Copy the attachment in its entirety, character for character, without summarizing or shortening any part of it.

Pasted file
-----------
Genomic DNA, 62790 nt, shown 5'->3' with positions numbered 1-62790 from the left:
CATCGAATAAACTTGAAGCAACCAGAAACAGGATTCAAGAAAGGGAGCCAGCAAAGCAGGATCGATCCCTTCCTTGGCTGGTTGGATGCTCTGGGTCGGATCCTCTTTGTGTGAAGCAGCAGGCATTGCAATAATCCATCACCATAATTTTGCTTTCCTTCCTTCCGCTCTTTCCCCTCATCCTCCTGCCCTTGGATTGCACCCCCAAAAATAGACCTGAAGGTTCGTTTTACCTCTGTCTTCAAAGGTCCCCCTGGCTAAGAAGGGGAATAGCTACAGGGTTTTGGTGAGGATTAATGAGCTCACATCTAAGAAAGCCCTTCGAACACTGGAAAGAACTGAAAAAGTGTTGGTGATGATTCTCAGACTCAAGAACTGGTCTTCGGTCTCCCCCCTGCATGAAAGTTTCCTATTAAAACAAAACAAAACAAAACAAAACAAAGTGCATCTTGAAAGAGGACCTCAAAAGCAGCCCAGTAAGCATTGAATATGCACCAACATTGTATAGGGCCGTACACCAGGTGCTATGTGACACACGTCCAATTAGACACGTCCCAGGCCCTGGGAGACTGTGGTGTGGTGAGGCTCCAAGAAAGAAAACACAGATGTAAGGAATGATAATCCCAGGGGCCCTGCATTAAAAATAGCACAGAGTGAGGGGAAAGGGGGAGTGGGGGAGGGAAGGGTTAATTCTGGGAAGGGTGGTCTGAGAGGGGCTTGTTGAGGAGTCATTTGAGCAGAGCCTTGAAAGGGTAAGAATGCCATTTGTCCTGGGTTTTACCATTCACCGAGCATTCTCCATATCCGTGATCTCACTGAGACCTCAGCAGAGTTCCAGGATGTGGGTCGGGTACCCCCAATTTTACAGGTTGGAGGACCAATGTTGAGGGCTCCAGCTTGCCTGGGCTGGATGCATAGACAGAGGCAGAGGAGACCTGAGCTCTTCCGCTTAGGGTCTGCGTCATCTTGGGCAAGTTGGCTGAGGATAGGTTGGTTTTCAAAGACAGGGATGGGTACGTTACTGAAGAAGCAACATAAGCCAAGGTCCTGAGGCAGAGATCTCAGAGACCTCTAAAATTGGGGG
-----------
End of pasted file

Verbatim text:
Genomic DNA, 62790 nt, shown 5'->3' with positions numbered 1-62790 from the left:
CATCGAATAAACTTGAAGCAACCAGAAACAGGATTCAAGAAAGGGAGCCAGCAAAGCAGGATCGATCCCTTCCTTGGCTGGTTGGATGCTCTGGGTCGGATCCTCTTTGTGTGAAGCAGCAGGCATTGCAATAATCCATCACCATAATTTTGCTTTCCTTCCTTCCGCTCTTTCCCCTCATCCTCCTGCCCTTGGATTGCACCCCCAAAAATAGACCTGAAGGTTCGTTTTACCTCTGTCTTCAAAGGTCCCCCTGGCTAAGAAGGGGAATAGCTACAGGGTTTTGGTGAGGATTAATGAGCTCACATCTAAGAAAGCCCTTCGAACACTGGAAAGAACTGAAAAAGTGTTGGTGATGATTCTCAGACTCAAGAACTGGTCTTCGGTCTCCCCCCTGCATGAAAGTTTCCTATTAAAACAAAACAAAACAAAACAAAACAAAGTGCATCTTGAAAGAGGACCTCAAAAGCAGCCCAGTAAGCATTGAATATGCACCAACATTGTATAGGGCCGTACACCAGGTGCTATGTGACACACGTCCAATTAGACACGTCCCAGGCCCTGGGAGACTGTGGTGTGGTGAGGCTCCAAGAAAGAAAACACAGATGTAAGGAATGATAATCCCAGGGGCCCTGCATTAAAAATAGCACAGAGTGAGGGGAAAGGGGGAGTGGGGGAGGGAAGGGTTAATTCTGGGAAGGGTGGTCTGAGAGGGGCTTGTTGAGGAGTCATTTGAGCAGAGCCTTGAAAGGGTAAGAATGCCATTTGTCCTGGGTTTTACCATTCACCGAGCATTCTCCATATCCGTGATCTCACTGAGACCTCAGCAGAGTTCCAGGATGTGGGTCGGGTACCCCCAATTTTACAGGTTGGAGGACCAATGTTGAGGGCTCCAGCTTGCCTGGGCTGGATGCATAGACAGAGGCAGAGGAGACCTGAGCTCTTCCGCTTAGGGTCTGCGTCATCTTGGGCAAGTTGGCTGAGGATAGGTTGGTTTTCAAAGACAGGGATGGGTACGTTACTGAAGAAGCAACATAAGCCAAGGTCCTGAGGCAGAGATCTCAGAGACCTCTAAAATTGGGGG